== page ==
Quantum Field Theory

The Quantum Field Theory


In 1905 Einstein combined Faraday’s view of light as a stream of particles with Maxwell’s view of light as a stream of waves. He  theorized that light exhibits the properties of a wave but also behaves like particles. Because of this new interpretation, the effect of gravity is not only confined to the curvature of space-time but also light (Henrik Antoon Lorentz, 2009:29). This observation by Einstein paved the way to the birth of the popularly known “wave-particle duality” of atomic elements, which as we all know by now is the foundation of quantum physics (Rodney A. Brooks, 2010).

But at that time this wave-particle duality was still unpopular, even unacceptable since it appears confusing and paradoxical. It is paradoxical since, as T. Norsen (in Rodney Brooks, 2014) explained: “particles are, by definition, localized entities that follow definite trajectories while waves are not confined to any particular path or region of space.” Scientists, however, observe that, in the quantum world, particles can appear, disappear, vanish, and reappear at any moment in space and through time. An observed electron, for instance, can disappear and reappear elsewhere in another region of the space-time continuum in a matter of microseconds.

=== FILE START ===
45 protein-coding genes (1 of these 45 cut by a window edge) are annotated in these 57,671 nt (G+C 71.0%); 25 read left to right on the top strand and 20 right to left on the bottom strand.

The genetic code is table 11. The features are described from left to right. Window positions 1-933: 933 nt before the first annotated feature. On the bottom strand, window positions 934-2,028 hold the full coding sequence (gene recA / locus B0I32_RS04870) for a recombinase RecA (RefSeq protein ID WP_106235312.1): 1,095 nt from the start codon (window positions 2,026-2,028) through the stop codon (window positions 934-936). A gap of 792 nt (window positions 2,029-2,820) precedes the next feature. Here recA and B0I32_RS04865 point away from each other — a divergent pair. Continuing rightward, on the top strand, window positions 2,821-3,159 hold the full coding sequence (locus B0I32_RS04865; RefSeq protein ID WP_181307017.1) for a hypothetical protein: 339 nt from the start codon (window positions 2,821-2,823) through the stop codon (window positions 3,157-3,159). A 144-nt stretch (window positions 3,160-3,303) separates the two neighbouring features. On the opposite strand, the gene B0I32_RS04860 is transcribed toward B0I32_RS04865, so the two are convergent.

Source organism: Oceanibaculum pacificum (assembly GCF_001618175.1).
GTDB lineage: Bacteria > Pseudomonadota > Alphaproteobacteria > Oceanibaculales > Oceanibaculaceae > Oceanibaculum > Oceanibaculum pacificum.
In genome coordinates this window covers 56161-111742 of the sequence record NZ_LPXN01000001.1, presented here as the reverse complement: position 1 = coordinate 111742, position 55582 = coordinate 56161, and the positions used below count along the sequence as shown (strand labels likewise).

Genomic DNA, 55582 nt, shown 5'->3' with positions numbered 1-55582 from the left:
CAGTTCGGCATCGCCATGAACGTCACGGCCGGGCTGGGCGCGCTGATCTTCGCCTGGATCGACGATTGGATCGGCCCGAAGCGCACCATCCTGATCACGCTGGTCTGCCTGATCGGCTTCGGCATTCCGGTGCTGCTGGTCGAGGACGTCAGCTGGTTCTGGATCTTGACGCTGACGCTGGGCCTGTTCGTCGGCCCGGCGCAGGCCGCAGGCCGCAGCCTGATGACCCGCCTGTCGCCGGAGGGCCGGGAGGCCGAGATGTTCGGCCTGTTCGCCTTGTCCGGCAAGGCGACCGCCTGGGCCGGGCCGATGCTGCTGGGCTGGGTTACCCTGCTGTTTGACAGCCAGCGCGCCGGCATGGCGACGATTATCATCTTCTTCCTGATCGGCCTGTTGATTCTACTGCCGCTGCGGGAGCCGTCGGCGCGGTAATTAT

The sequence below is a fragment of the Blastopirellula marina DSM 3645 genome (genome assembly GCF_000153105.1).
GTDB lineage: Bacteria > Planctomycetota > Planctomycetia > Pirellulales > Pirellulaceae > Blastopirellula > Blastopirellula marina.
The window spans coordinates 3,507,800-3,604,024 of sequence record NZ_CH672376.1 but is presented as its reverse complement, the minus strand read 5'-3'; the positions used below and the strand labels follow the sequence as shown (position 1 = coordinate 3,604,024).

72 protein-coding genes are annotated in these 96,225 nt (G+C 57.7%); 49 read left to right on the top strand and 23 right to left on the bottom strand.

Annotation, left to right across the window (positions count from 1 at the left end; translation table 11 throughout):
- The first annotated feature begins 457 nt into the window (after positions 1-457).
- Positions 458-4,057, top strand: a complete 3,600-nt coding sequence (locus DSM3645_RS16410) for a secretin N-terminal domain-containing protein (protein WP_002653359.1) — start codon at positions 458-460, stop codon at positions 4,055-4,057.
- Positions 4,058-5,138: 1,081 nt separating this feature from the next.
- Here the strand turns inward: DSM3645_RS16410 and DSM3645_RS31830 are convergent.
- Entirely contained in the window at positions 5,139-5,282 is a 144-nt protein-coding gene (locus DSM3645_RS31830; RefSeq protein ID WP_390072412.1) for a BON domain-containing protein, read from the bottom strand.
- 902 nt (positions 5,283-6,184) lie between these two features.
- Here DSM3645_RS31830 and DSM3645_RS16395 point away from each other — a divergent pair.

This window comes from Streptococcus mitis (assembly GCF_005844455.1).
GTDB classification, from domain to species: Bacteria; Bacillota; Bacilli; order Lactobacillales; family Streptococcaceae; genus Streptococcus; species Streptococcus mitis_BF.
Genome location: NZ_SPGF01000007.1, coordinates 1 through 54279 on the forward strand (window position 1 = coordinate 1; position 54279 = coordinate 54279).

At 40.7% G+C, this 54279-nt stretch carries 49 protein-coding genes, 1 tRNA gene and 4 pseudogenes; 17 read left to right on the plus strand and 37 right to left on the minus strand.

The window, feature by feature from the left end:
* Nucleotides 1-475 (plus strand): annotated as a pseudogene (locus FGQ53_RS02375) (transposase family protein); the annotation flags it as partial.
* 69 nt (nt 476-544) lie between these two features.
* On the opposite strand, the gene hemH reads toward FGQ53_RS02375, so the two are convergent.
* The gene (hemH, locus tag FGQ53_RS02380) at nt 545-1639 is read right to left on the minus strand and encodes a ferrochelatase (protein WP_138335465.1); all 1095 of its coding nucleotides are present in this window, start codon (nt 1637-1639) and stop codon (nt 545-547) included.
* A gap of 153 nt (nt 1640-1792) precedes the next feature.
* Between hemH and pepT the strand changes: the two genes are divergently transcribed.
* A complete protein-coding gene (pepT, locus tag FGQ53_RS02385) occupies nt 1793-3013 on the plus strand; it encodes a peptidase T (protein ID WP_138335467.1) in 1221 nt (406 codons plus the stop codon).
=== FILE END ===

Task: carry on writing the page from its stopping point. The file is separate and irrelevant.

In another case, a neutron can decay into a proton, an electron, and a neutrino in a matter of about 930 seconds, while a muon decays into an electron and a couple of neutrinos with a lifetime of about 2.2 microseconds (Brian Hatfield, 2014). This appearance and disappearance of particles introduced the quantum field theory (QFT). QFT  explains the paradox that exists in the wave-particle duality by contending that disparate behaviors of particles and waves can co-exist in a coherent manner.

This means that particles and waves can simultaneously, be both local and nonlocal (Anthony Duncan, 2012).

The foundations of QFT were laid down by Paul Dirac and Heisenberg (Franz Mandi and Graham Shaw, 2013). As of this writing, it became one of the most important tool for understanding and explaining the microscopic world (Itzykson and Zuber, 1980). It became accepted as the “true theory of nature” and, we might as well say, “the true fabric of the Cosmos” (Novel laureate Frank Wilcek (2015).

This is not yet the end of our discussion, for the above field theory were still unable to integrate the force of gravity into the equation. Their efforts began to be rewarded since these led to the development of the Holographic theory that springs out as a result of String theory and its extension M theory, believed to be the likely candidate to unify all known particles and forces into one coherent theoretical framework (McMahon, 2008).